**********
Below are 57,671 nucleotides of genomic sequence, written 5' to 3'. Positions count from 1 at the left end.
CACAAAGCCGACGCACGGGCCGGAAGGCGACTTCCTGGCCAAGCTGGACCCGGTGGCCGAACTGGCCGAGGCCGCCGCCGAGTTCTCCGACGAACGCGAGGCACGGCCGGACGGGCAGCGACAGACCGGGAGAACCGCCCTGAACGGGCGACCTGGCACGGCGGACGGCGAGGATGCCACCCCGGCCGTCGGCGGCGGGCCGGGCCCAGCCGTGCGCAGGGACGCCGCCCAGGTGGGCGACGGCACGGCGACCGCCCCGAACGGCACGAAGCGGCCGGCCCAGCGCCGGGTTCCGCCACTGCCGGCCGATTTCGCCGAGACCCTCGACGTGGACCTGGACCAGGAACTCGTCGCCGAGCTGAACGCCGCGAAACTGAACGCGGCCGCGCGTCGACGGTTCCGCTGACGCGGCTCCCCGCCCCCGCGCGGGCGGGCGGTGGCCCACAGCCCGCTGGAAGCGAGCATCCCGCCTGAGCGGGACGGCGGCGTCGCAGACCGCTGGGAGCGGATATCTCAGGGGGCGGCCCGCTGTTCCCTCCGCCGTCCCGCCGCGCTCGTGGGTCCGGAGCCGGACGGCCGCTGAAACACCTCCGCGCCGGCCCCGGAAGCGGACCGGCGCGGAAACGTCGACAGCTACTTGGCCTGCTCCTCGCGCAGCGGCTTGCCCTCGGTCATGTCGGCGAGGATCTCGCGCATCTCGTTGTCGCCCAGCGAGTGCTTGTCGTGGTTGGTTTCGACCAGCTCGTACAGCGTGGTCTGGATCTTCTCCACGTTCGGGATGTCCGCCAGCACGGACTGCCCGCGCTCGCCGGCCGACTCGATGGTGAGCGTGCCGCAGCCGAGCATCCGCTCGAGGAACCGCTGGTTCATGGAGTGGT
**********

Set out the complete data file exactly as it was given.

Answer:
Below are 57,671 nucleotides of genomic sequence, written 5' to 3'. Positions count from 1 at the left end.
CACAAAGCCGACGCACGGGCCGGAAGGCGACTTCCTGGCCAAGCTGGACCCGGTGGCCGAACTGGCCGAGGCCGCCGCCGAGTTCTCCGACGAACGCGAGGCACGGCCGGACGGGCAGCGACAGACCGGGAGAACCGCCCTGAACGGGCGACCTGGCACGGCGGACGGCGAGGATGCCACCCCGGCCGTCGGCGGCGGGCCGGGCCCAGCCGTGCGCAGGGACGCCGCCCAGGTGGGCGACGGCACGGCGACCGCCCCGAACGGCACGAAGCGGCCGGCCCAGCGCCGGGTTCCGCCACTGCCGGCCGATTTCGCCGAGACCCTCGACGTGGACCTGGACCAGGAACTCGTCGCCGAGCTGAACGCCGCGAAACTGAACGCGGCCGCGCGTCGACGGTTCCGCTGACGCGGCTCCCCGCCCCCGCGCGGGCGGGCGGTGGCCCACAGCCCGCTGGAAGCGAGCATCCCGCCTGAGCGGGACGGCGGCGTCGCAGACCGCTGGGAGCGGATATCTCAGGGGGCGGCCCGCTGTTCCCTCCGCCGTCCCGCCGCGCTCGTGGGTCCGGAGCCGGACGGCCGCTGAAACACCTCCGCGCCGGCCCCGGAAGCGGACCGGCGCGGAAACGTCGACAGCTACTTGGCCTGCTCCTCGCGCAGCGGCTTGCCCTCGGTCATGTCGGCGAGGATCTCGCGCATCTCGTTGTCGCCCAGCGAGTGCTTGTCGTGGTTGGTTTCGACCAGCTCGTACAGCGTGGTCTGGATCTTCTCCACGTTCGGGATGTCCGCCAGCACGGACTGCCCGCGCTCGCCGGCCGACTCGATGGTGAGCGTGCCGCAGCCGAGCATCCGCTCGAGGAACCGCTGGTTCATGGAGTGGT